Friday, January 2, 2009

Magnolia 2:Michelia champaca




Michelia Alba or Michelia champaca

It started like this, My Great Grand ma aka Ah Tai and Grand ma aka Bo Dai both had houses in the town and in the village / farms. They both have corner shops where they sold almost everything and were collection centres for rubber, jellutong, pepper from the Ibans. Grand Pa/Ma also had fish ponds. The farms were along the Rejang river where they had dug out canoes and private jetties.

It was heavenly visiting them, because we were wild and free. We helped ourselves to goodies to eat from the shop, pens, pencils, colour pencils, exercise books, art blocks to take home, fish hooks to catch fish. Grandma and Grand aunty who ran Ah Tai's shop never stopped us, instead they said," Take, take, take some back home." We climbed their fruit trees, swam in the river, smeared ourselves in river mud, indulged in mud fights, waved to the boats passing by.

Alas, that was a by-gone era, none of the nine siblings still live in Sibu, half of us are thousand miles away. Half of us have reach a half a century mark.

But something still lingers on, it is the fragrance of our Ah Tai and Bo Dai. The elderly ladies of that generation had Magnolia or Michelia X alba or White Champaca trees in their garden.

When I wanted to do a post of this plant of my ancestors, I had to refer to my siblings.

Margaret,

When I was researching for my book, I asked you about the flower that Ah Tai used to soak in alcohol to make perfume and they put the buds in their hair bun. You wrote about the HAM SIEW FA, Are they a kind of magnolia?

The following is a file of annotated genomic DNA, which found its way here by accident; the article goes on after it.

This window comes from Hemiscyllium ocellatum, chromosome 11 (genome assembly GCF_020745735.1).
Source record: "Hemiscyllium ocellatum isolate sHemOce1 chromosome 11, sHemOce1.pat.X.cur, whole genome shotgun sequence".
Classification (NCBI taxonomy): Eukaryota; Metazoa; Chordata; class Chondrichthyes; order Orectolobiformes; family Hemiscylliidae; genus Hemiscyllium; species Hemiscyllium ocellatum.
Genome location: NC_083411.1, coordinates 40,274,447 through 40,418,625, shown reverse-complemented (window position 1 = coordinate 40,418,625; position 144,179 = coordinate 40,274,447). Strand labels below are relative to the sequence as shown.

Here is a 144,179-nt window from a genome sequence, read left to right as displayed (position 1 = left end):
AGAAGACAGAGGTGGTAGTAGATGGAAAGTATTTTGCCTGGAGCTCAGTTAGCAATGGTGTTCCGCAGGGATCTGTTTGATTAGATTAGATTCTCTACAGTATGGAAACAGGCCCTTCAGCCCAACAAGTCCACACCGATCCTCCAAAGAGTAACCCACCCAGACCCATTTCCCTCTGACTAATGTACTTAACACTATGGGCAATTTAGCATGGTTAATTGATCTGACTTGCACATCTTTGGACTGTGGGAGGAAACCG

Charles replied: It could be Frangipani

Ann: No, Frangipani in Malaysia and Singapore are known as Graveyard flower. The Muslims like to grow the Frangipani among the tombstones of their little graves. Just to side line, we alwasy wonder why the Malays have so many tombstones. The Malays bury their dead without a coffins. Some one says they bury them vertical (needs to be cited). In Sibu, Elizabeht, Charles and I studied in Methodist school. The school bordered a Malay Graveyard.

Helen: Could it be Gardenia. They smell nice.

Ann: Not Gardenia I am talking about. gardenia opens up, the bud is fatter. We have a story about Gardenia flower.

Margaret: Yes, the smaller version of Magnolia.

Finally, Grace has done her research.

This native of southern China has a large delicate white flower. The scent is used extensively in aroma therapy products as well as Joy perfumery. It is an esteemed tree of Hindus and Buddhists, and it is often planted on temple grounds. Trees begin to bloom at 1-2years of age.

also known as white sandalwood, BAI YULAN

The flowers from this tree are used to make the world's most expensive perfume'Joy

We remember our Ah Tai very well and I remember trying to pick the right flower for her. She wanted the bud only. Our late Ah Tai used to call us by the order of birth in the family. Like Ah One, Ah Two, of course in Cantonese. I might be wrong but I think she did. Upon seeing me, she would ask if I was one of the Ah Toi, or one of the twins, then someone would correct her that I am the Ah Lai, or the last. If one of us greeted her, she gave each a HONG BAO or red packet, 10 cents hand wrapped in red paper. In latter years, she did away with the paper and took her money from her pocket that's on the inside of her top. ( A Traditional Chinese woman's top has a diagonal from her neck to the side of her body. There is a hidden pocket inside*** Ann) I thought it was quite obscene. I think the money was a bribe to acknowledge her.

Charles: As soon as I saw the pictures I remembered the flowers. Good work Grace!.

*** I chuckle, this expensive perfume, my Ah Tai knew how to make them decades ago.***

1 comment:

Mildred said...

Thank you for sharing this with me Ann. How very interesting and what sweet memories.